I can't speak about the UK, but I can speak about the United States. First of all, you can go on Craigslist,  Facebook groups, eBay, all these dark websites, and you can go buy. They'll be like, "Oh, fully loaded,  dealer level tool. $2,000." And these guys get them, and they found out a couple things real quick. One:  It's all old versions of software. Two: It doesn't have everything on there it said it did. And the ones that  are on there usually don't work. And usually that seller's long gone about a month later, and so is their  money, and they got an expensive paper weight. 

    So, honestly, the pirated software ends up being a lot of the reasons customers are like, "Okay, I  tried that it didn't work. Let me go backtrack to the company that can actually help me with these  things." So it's a problem in the US. I'm glad some manufacturers, like Patcar, really locked their  software down. They can't do stuff there. 

    Richard: 

    I think a lot of brands now have done this. So it's online connectivity, which just has helped the issue. So  they just can't do what they took. Because there were some counterfeits that would work up to a  certain date. But that date now is so far gone, to do anything serious, you've got to connect them of  course. You just can't acquire the proper product, so multi-brand solution does majority of that  throughout different brands. 

    Tyler Robertson: 

    It does. And I feel bad for these people, because they just don't know. They think they're all 

    Richard: 

    The perception.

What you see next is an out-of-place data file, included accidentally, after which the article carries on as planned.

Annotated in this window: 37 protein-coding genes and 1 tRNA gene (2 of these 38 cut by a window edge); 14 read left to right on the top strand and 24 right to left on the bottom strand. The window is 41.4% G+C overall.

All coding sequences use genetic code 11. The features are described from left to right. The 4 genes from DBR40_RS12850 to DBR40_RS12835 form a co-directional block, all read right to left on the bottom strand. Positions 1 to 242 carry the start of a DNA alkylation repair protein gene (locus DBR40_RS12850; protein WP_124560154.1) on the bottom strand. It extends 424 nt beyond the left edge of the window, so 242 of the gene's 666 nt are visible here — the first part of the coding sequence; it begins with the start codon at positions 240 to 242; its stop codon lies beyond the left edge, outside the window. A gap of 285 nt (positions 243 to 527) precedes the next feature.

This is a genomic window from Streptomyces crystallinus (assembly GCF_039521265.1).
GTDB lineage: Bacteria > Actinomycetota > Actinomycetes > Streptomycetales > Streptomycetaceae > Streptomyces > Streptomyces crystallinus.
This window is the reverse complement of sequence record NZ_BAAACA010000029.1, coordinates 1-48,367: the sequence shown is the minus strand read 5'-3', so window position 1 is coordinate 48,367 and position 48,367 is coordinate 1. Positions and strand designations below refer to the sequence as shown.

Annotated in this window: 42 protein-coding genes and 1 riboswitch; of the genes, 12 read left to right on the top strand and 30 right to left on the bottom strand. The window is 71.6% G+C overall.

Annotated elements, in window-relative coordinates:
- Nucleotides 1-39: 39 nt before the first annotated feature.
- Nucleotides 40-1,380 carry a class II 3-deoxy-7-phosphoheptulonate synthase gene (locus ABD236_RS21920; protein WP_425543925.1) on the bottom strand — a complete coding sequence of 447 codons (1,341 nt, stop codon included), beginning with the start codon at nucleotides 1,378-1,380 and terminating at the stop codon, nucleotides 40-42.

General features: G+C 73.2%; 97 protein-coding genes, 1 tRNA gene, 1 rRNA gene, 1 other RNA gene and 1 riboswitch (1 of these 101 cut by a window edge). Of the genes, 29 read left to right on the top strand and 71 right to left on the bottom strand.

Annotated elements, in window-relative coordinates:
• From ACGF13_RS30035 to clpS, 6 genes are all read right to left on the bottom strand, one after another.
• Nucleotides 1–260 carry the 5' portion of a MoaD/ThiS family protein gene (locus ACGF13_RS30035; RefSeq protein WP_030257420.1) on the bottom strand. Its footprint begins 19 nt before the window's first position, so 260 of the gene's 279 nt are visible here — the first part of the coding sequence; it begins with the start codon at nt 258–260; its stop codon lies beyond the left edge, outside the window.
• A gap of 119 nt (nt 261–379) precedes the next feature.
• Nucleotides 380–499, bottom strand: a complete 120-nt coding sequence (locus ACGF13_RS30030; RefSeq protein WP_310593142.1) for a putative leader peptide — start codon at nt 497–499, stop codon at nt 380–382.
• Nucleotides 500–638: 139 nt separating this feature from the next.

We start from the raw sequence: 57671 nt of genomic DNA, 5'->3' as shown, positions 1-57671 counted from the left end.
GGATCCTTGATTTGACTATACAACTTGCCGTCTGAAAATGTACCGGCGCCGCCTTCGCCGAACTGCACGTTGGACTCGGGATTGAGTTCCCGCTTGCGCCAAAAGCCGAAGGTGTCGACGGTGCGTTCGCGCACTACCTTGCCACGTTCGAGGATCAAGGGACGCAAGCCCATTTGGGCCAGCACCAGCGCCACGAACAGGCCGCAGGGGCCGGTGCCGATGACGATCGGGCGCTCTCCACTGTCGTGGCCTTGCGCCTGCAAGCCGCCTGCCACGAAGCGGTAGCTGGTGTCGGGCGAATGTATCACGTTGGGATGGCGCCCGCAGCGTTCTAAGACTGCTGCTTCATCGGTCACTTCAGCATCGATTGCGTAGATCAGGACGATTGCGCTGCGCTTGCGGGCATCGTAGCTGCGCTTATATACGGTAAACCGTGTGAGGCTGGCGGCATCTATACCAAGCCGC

Tyler Robertson: 

    The perception. I'm saving money. It's the same thing. And a lot of times they talk to me. "Oh yeah, it's  the same thing as what they're selling over at Eclipse."

    Louis Dowson: 

    Sure. And they always come back. They always end up coming back and having to purchase the right solution. I suppose one of the questions we wanted to ask is something I don't know much about, is the differences between the US vehicles and maybe the European vehicles that we are having to work on. And what do you guys, if anything, on technical support get asked about the most? Over here it's always,  "EBS, AdBlue. EBS, AdBlue." What do you guys come up against? 

    Tyler Robertson: 

    We don't have EBS in the United States, so we don't ask that question, but it's always emission related.  It's emission related systems. It's engine related systems and just electrical in general. We have an Electrical 1 class, and these students that come in, we used to give a pre-test, and it was basic. What's Ohm's law? How do you measure the resistant? It was 101 stuff. 80% of the incoming students failed it.  And these were not new technicians. These are guys coming in being like, "I've been doing this for 20  years. I know what I'm doing with a multimeter. They do not. 

    So that's been our big push to them. You need to learn these things, because if you look at the future of where things are going: EVs, robots driving trucks, all these alternative. What do you think that is? That's all these skills you need to learn over here to really be successful in your shop environment.  There's differences over there. I've been in a couple European trucks over here. And I've known this for  a while, you guys are way more advanced. I go in. Man, these are like spaceships compared to some of  the trucks we've got the United States. 

    Richard: 

    Well, it's definitely more complicated and more headache for us, so I think that's the draw. 

    Louis Dowson: 

    One thing I wanted to say is, I don't know if you guys have the same problem, some of the older  generations don't seem to want to learn about the electrics. I'm happy doing what I'm doing. Don't  bother showing me. Sometimes I'll go out to a customer; I'll have five guys there. Four want to look at it,  and there's one or two guys there who, "Look, I'm beyond this. I'm not interested. Just show the other  guys." 

    Tyler Robertson: